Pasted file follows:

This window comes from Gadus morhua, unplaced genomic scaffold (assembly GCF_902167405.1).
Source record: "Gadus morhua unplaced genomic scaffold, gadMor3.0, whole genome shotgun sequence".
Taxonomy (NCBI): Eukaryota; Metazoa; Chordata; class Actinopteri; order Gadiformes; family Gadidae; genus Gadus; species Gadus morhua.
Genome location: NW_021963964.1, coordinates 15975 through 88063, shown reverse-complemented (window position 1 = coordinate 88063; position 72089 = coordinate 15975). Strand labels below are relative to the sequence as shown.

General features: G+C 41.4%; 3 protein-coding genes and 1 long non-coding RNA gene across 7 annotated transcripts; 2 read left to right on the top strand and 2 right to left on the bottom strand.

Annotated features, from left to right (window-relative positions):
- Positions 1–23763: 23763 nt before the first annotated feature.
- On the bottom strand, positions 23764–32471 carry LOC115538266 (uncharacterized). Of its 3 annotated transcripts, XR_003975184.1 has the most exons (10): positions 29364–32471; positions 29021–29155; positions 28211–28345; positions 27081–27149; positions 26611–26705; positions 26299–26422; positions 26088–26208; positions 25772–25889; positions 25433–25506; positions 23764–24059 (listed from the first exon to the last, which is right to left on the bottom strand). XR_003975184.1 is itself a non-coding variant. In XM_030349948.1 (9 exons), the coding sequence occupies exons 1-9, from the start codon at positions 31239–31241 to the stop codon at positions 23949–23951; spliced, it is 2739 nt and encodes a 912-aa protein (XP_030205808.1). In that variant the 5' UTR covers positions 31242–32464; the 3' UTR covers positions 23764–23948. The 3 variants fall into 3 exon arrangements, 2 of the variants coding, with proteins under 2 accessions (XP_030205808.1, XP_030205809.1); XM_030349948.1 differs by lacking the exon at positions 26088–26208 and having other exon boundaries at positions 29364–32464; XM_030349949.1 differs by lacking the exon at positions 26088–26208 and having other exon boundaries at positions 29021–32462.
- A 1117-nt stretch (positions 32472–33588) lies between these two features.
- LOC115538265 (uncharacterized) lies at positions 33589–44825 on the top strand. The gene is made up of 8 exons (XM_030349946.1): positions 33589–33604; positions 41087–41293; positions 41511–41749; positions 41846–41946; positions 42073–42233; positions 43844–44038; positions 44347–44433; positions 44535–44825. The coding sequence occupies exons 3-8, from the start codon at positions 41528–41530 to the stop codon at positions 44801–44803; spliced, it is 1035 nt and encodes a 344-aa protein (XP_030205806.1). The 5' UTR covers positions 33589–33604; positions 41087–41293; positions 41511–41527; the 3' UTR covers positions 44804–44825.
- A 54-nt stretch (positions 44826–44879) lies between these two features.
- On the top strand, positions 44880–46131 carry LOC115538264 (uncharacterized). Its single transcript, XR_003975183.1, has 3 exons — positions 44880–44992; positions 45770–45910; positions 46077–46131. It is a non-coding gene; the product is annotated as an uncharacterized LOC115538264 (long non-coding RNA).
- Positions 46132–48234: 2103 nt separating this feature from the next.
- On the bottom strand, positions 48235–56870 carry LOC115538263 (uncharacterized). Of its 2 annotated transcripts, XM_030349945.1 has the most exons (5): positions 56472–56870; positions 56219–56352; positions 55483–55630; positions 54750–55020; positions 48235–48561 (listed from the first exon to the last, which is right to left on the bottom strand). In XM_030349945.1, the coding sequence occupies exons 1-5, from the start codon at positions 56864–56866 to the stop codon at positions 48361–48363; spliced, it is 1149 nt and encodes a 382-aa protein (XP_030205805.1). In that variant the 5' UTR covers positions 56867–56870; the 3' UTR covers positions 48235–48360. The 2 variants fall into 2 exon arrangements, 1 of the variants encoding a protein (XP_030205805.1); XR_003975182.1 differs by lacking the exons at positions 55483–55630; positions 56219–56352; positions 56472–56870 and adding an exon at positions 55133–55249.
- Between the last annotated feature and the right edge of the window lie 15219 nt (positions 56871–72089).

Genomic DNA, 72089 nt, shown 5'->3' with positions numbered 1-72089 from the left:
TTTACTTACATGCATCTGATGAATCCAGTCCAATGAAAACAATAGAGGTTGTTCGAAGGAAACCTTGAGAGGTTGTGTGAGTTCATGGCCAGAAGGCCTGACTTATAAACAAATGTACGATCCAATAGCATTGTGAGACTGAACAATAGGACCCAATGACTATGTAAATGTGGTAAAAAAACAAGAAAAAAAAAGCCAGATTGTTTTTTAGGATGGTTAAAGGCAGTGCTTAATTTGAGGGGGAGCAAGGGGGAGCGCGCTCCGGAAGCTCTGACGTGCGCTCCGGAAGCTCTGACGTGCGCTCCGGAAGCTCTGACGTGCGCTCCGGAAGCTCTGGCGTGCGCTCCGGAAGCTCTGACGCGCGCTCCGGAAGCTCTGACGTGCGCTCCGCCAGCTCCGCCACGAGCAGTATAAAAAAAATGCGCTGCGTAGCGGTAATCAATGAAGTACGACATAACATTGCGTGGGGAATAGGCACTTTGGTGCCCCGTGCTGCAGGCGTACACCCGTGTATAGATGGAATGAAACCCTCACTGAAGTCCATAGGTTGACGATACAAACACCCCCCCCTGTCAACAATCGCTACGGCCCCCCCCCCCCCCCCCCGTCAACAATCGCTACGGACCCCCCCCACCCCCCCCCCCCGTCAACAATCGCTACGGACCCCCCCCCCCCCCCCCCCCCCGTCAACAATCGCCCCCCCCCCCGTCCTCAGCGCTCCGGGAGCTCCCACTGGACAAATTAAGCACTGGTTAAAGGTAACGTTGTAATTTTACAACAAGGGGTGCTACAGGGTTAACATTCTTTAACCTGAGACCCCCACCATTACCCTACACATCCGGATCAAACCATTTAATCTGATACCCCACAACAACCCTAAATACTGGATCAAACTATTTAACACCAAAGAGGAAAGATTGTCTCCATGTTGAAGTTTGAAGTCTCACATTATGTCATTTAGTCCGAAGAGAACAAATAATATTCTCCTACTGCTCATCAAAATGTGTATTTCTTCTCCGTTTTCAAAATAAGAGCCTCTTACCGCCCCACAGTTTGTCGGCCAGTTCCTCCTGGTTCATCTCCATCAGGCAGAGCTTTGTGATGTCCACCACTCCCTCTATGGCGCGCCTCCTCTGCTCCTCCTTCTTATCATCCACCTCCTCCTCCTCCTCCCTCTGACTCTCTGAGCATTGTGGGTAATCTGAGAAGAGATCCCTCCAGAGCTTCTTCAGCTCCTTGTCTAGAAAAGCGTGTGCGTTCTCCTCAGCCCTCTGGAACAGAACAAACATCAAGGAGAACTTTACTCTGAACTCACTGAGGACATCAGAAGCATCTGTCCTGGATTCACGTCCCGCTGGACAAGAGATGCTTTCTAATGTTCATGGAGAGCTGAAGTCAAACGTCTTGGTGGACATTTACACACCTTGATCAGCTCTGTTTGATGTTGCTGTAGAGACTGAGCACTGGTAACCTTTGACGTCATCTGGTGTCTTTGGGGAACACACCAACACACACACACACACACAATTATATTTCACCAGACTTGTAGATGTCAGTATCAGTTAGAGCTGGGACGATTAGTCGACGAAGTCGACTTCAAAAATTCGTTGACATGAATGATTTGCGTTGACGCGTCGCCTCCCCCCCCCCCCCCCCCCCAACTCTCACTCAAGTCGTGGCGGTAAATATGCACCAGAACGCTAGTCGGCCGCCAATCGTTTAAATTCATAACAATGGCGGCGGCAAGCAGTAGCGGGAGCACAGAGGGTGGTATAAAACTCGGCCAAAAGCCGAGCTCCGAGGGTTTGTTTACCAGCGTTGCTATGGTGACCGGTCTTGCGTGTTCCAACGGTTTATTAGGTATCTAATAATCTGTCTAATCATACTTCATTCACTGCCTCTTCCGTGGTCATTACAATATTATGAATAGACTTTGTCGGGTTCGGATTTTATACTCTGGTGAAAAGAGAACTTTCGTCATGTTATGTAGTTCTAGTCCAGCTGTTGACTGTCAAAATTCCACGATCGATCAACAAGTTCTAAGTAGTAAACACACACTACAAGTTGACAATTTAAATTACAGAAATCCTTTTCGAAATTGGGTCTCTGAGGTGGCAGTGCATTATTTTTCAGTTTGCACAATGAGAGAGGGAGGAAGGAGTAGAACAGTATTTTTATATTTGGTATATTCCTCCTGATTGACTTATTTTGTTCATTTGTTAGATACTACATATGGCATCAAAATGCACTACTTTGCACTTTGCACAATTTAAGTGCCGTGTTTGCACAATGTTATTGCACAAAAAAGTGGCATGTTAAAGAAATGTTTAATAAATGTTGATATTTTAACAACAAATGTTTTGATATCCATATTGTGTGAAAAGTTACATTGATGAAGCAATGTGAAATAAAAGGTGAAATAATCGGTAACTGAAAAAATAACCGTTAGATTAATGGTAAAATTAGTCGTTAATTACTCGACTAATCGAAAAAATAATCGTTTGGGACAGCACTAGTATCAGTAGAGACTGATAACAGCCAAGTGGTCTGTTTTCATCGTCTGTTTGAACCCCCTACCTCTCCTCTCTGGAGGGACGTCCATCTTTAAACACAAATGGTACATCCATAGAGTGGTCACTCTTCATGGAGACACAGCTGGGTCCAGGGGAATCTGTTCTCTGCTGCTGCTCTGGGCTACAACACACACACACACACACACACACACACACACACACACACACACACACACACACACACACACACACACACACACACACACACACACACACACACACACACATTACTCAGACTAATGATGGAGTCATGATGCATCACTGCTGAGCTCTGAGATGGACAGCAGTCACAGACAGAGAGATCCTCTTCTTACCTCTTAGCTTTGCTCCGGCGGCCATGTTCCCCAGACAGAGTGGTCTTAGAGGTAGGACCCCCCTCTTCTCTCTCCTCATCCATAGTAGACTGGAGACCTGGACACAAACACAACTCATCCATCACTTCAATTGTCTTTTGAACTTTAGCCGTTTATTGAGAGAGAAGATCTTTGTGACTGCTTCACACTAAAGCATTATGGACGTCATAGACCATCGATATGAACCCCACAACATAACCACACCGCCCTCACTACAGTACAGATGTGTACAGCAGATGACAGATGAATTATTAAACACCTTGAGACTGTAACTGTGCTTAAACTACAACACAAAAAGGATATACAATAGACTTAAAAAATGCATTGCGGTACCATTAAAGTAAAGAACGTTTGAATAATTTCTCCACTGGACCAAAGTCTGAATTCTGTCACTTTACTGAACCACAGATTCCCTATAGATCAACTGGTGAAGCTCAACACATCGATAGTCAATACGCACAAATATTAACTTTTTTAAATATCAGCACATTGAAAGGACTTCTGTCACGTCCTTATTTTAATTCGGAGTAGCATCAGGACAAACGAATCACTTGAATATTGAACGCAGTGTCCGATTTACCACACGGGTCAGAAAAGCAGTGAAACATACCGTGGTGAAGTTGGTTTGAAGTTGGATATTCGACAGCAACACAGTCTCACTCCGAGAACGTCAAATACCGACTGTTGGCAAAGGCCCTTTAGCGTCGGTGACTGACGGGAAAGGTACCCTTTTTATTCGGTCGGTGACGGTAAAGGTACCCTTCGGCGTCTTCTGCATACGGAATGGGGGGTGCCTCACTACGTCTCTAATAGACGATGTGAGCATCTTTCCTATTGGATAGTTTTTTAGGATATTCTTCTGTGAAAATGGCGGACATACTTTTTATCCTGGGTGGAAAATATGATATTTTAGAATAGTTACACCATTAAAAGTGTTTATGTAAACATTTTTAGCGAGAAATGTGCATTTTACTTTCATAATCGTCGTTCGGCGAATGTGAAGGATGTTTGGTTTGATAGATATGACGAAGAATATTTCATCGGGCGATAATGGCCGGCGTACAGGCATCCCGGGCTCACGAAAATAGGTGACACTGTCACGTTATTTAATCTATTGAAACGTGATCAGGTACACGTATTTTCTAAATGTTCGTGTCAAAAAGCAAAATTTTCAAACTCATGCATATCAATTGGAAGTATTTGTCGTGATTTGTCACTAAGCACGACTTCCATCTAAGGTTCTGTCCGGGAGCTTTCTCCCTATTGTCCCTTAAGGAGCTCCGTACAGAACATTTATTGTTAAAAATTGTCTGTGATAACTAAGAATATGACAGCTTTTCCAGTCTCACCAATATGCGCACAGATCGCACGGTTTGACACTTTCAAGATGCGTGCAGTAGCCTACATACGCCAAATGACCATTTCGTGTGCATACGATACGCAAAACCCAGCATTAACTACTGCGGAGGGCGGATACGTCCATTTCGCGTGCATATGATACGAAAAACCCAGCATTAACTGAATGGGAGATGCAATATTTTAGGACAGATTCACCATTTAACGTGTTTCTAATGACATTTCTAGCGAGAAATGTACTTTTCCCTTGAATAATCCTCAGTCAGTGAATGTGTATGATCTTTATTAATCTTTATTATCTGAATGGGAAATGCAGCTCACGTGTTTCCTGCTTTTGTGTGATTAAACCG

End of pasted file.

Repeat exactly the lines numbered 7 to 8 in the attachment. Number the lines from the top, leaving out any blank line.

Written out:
- Positions 1–23763: 23763 nt before the first annotated feature.
- On the bottom strand, positions 23764–32471 carry LOC115538266 (uncharacterized). Of its 3 annotated transcripts, XR_003975184.1 has the most exons (10): positions 29364–32471; positions 29021–29155; positions 28211–28345; positions 27081–27149; positions 26611–26705; positions 26299–26422; positions 26088–26208; positions 25772–25889; positions 25433–25506; positions 23764–24059 (listed from the first exon to the last, which is right to left on the bottom strand). XR_003975184.1 is itself a non-coding variant. In XM_030349948.1 (9 exons), the coding sequence occupies exons 1-9, from the start codon at positions 31239–31241 to the stop codon at positions 23949–23951; spliced, it is 2739 nt and encodes a 912-aa protein (XP_030205808.1). In that variant the 5' UTR covers positions 31242–32464; the 3' UTR covers positions 23764–23948. The 3 variants fall into 3 exon arrangements, 2 of the variants coding, with proteins under 2 accessions (XP_030205808.1, XP_030205809.1); XM_030349948.1 differs by lacking the exon at positions 26088–26208 and having other exon boundaries at positions 29364–32464; XM_030349949.1 differs by lacking the exon at positions 26088–26208 and having other exon boundaries at positions 29021–32462.